Today is the last day of Passover. To celebrate this holiday as well as Easter, which is just around the corner, I wanted to share with you the special gift I gave my mom: a handmade Haggadah designed in scrapbooking style. Before I tell the significance of this gift a few words on what Haggadah is. Haggadah is the "instruction manual" for properly performing the Seder, the festive meal that is the highlight of the Passover festival. Haggadah means either "telling" or "narration" in Hebrew, and this refers to the fact that the central theme of the Haggadah is to tell or narrate the story of the Hebrews' Exodus from Egypt. The Haggadah consists of 15 steps or sections, within each step there are various rituals. The purpose of the Haggadah is to show that, like the Hebrews who listened and followed G-ds' will for them to leave their physical, political, and spiritual slavery in Egypt to eventually attain their freedom, in every generation, each individual and group - whether Jewish or from other faiths - has the potential to reach those same goals.
I made this Haggadah very special. I called it "Haggadah from Generation to Generation" with the intention of making it a family heirloom that will pass on in the family from generation to generation. It is all in Hebrew (from right to left) and I'm sorry I didn't translate it (it's very difficult).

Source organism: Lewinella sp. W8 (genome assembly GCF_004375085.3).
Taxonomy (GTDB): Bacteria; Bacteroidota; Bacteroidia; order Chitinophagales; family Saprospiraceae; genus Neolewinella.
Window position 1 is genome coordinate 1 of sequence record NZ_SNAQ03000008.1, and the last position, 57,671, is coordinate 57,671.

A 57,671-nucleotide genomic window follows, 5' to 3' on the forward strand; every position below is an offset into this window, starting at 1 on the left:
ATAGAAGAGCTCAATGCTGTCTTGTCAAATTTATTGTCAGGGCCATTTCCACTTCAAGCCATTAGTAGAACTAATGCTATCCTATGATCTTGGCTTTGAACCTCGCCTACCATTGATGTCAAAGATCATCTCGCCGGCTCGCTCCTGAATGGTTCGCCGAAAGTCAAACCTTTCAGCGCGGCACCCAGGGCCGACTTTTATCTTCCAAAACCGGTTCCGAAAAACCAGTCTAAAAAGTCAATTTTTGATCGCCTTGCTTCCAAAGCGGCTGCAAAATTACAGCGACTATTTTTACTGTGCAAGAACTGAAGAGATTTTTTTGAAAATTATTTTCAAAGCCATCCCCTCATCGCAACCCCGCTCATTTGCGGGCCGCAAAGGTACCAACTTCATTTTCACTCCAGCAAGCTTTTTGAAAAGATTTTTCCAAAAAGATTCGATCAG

It is all handmade, from the folding cover on the outside to all the pages inside. On the inside of the cover I wrote a verse from the book of psalms 78: "What he commanded our ancestors, they were to teach their children; That the next generation might come to know, children yet to be born".
The title on the first page is: Haggadah for Oly family. The Haggadah is usually a thin book with a lot of writing and a few drawings. In this Haggadah I combined the writing with family photos and embellishments that I tried to fit to the text. The first section is "Sanctify", so I added photos of my sister's wedding and mine.
One of the highlights of the Seder is the Four Questions, we are asking: What makes this night different from all other nights? To match the text I added a theme of change: a photo of me and my sister as children and two photos as moms with families.
This section talks about the deliverance from slavery in Egypt, so I embellished the page with birds outside of their cages.
The Haggadah speaks of four children: one wise, one wicked, one simple, and one who does not know how to ask. These four children represent different types of people. This is an important lesson in education: in order to be freed from Egypt (metaphorically) different people need different explanations to be convinced.
The first part of the Haggadah ends with a festive big meal. It is very long so I will post it in parts. We will go to eat and come back on Friday with a full stomach to see part two.
Happy Spring and Easter to everyone!